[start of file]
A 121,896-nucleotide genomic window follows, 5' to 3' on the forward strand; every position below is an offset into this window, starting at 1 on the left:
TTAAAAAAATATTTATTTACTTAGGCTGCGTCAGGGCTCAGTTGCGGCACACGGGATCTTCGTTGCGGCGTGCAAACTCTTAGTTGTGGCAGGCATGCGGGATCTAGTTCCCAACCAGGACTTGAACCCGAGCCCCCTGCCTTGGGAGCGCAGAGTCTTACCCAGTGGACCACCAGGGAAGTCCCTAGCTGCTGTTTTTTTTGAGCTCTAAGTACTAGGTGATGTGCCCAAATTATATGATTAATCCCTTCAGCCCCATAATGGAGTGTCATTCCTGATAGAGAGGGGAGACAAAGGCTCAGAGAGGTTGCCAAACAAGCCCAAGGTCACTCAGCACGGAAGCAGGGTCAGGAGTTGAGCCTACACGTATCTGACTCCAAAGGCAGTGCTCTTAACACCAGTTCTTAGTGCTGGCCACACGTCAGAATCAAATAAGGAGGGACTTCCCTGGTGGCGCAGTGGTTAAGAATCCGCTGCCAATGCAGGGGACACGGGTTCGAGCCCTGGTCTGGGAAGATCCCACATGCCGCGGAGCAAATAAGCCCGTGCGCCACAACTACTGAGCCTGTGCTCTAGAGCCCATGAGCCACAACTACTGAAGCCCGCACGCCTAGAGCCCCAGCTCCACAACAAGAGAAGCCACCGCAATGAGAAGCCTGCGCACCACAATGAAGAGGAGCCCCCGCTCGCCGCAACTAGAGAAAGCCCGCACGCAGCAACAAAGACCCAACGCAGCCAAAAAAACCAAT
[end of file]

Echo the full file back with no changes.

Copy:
A 121,896-nucleotide genomic window follows, 5' to 3' on the forward strand; every position below is an offset into this window, starting at 1 on the left:
TTAAAAAAATATTTATTTACTTAGGCTGCGTCAGGGCTCAGTTGCGGCACACGGGATCTTCGTTGCGGCGTGCAAACTCTTAGTTGTGGCAGGCATGCGGGATCTAGTTCCCAACCAGGACTTGAACCCGAGCCCCCTGCCTTGGGAGCGCAGAGTCTTACCCAGTGGACCACCAGGGAAGTCCCTAGCTGCTGTTTTTTTTGAGCTCTAAGTACTAGGTGATGTGCCCAAATTATATGATTAATCCCTTCAGCCCCATAATGGAGTGTCATTCCTGATAGAGAGGGGAGACAAAGGCTCAGAGAGGTTGCCAAACAAGCCCAAGGTCACTCAGCACGGAAGCAGGGTCAGGAGTTGAGCCTACACGTATCTGACTCCAAAGGCAGTGCTCTTAACACCAGTTCTTAGTGCTGGCCACACGTCAGAATCAAATAAGGAGGGACTTCCCTGGTGGCGCAGTGGTTAAGAATCCGCTGCCAATGCAGGGGACACGGGTTCGAGCCCTGGTCTGGGAAGATCCCACATGCCGCGGAGCAAATAAGCCCGTGCGCCACAACTACTGAGCCTGTGCTCTAGAGCCCATGAGCCACAACTACTGAAGCCCGCACGCCTAGAGCCCCAGCTCCACAACAAGAGAAGCCACCGCAATGAGAAGCCTGCGCACCACAATGAAGAGGAGCCCCCGCTCGCCGCAACTAGAGAAAGCCCGCACGCAGCAACAAAGACCCAACGCAGCCAAAAAAACCAAT